‘The Wisdom of Hens’ by Eleanor Perry was written is response to the story ‘Samantha and the Cockerel’ from Canterbury Tales on a Cockcrow Morning by Maggie Harris. It was read at one of 7 Tales, 7 poems, 7 Days and Nights events during the Canterbury Festival 2012. You can download Eleanor Perry The Wisdom of Hens as a pdf.
‘Things you can keep’ by Mark Holihan was written is response to the story ‘Doing it like Jamie Oliver’ from Canterbury Tales on a Cockcrow Morning by Maggie Harris. It was read at one of 7 Tales, 7 poems, 7 Days and Nights events during the Canterbury Festival 2012. You can read the poem below, or download Mark Holihan Things you can keep as a pdf
Things you can keep
It’s the small things you can keep:
a piece of soapstone carved like a peaceful mountain,
a jade rooster, a tiny dish of a thousand faces
– articles of loss from your mother’s home.
A sandalwood dragon-boat from your father,
old photos of places only half known in the bottom of a drawer.
These things are pieces of memories from a place where your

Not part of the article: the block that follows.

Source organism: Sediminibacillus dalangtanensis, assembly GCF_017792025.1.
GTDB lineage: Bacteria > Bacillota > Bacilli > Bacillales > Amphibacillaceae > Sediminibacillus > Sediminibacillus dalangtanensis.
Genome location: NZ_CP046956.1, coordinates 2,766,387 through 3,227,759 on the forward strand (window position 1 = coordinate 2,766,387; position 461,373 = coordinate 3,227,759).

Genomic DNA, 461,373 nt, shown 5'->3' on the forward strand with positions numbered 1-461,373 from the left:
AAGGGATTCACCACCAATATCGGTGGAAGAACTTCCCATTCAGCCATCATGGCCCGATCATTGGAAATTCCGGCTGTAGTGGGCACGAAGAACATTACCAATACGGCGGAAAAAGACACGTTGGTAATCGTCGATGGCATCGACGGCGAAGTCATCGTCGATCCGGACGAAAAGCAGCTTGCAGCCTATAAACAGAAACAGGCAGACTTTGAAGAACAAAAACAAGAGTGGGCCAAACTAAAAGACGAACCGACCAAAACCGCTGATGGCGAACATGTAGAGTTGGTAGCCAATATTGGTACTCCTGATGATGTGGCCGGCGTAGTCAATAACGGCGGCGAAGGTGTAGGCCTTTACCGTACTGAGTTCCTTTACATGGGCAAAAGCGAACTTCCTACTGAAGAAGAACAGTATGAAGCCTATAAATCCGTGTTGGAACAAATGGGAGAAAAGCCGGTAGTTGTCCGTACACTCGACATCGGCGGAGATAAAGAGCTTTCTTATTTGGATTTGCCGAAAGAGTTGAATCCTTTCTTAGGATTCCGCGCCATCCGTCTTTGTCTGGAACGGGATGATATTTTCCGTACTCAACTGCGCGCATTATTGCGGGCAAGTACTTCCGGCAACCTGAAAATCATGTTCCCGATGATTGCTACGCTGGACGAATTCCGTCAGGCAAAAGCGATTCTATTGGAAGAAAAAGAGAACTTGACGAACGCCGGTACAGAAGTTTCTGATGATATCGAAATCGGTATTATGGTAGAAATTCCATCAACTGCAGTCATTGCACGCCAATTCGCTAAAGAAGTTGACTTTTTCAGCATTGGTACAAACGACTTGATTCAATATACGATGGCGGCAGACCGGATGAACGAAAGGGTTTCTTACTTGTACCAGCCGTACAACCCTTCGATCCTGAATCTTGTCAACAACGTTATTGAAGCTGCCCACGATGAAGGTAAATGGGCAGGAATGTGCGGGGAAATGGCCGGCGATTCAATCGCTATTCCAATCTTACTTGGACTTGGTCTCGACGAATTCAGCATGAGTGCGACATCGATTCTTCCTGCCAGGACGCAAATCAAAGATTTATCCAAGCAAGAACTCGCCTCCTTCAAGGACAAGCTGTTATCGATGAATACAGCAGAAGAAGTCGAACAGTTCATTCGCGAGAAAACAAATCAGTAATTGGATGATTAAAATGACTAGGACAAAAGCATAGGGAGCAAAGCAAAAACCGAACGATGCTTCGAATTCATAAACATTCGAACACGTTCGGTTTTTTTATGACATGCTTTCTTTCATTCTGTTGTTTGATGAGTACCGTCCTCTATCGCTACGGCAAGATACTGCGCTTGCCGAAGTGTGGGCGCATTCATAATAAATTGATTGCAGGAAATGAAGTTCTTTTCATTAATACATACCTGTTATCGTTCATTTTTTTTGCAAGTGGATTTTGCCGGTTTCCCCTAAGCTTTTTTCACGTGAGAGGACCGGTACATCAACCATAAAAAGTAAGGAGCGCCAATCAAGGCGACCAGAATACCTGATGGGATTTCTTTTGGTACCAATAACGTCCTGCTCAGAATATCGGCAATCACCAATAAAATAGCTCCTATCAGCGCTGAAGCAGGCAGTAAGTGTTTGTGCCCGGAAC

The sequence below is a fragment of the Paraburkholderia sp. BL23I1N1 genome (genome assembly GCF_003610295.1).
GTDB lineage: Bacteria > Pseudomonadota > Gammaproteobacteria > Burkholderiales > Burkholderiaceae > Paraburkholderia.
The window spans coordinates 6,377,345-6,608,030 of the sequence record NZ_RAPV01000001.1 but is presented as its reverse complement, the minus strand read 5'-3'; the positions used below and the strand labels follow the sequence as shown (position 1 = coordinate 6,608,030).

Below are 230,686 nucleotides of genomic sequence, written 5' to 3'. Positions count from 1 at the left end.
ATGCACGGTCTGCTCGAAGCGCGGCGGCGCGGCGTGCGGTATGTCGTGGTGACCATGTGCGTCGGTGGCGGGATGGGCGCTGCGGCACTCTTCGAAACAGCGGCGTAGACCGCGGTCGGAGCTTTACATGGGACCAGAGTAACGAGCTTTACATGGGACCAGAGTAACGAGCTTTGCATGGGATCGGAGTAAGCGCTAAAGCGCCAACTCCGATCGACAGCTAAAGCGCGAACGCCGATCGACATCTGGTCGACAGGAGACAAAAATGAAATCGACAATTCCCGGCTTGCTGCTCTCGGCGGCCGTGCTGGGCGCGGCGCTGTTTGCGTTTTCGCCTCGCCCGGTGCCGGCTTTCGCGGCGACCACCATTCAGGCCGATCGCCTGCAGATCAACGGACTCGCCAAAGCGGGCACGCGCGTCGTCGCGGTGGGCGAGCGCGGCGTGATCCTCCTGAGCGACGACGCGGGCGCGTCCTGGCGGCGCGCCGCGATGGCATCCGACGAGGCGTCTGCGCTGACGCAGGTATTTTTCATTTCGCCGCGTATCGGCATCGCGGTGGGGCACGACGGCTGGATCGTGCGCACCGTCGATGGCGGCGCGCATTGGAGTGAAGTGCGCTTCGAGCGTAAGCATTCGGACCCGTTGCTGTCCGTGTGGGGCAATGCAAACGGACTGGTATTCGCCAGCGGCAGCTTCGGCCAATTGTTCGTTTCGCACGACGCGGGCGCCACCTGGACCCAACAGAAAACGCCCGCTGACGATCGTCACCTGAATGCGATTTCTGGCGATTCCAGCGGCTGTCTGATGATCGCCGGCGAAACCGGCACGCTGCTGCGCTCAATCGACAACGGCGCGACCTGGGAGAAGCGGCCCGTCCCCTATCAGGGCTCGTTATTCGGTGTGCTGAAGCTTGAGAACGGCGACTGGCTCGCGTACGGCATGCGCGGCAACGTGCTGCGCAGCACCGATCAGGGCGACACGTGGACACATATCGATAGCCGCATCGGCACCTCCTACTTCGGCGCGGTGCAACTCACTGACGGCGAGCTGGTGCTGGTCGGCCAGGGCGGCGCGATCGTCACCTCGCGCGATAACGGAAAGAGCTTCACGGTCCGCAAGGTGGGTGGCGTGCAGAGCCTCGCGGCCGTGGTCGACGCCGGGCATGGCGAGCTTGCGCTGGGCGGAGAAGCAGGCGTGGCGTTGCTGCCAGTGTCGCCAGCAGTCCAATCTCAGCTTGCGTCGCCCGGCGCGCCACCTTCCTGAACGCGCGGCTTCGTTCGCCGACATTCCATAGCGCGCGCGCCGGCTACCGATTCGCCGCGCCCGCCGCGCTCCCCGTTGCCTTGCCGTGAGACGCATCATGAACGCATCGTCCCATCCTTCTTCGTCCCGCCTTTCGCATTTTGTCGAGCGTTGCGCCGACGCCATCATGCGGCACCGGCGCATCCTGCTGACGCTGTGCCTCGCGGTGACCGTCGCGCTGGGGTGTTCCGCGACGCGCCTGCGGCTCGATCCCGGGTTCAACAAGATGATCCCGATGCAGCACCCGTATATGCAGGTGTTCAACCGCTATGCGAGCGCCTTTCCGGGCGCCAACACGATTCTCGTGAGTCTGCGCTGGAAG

face and voice aren’t foreign.
But even there you would be alien.
You are the stranger on all sides.
Your friend is the seawater that caresses the
rough edges off all of the continents.
Your wife complains that she can only speak her mother’s
language like a child, and her child
doesn’t know it at all, would rather you
kept quiet in public.
And it has been a long time since you gave
a true opinion to a friend, wasn’t confused by a country that
holds not only your past, but the bones of your grandparents,
the very earth is ground from your aunties and uncles.
The faces smiling in those photos are the soil under new
highways, shopping malls, cities that are
stranger to you than this island with it’s seas washing away at
stony beaches you can walk, or perhaps call home.
Today you found a dead butterfly on the windowsill,
more fragile than paper or old silk,
too perfect to ignore so
you lift it with a piece of paper and a feather,
slide it in where those few small things are kept –
the a glass fronted cabinet in the corner.
For a moment you were afraid to open it
as though it held the very air of the past that will dissipate
with the smell of jasmine and sandalwood.
A block of Kwan Yin’s breath incense, still sits undisturbed
in a teakwood box where your mother put it.
That’s where this small, bright English butterfly comes to rest.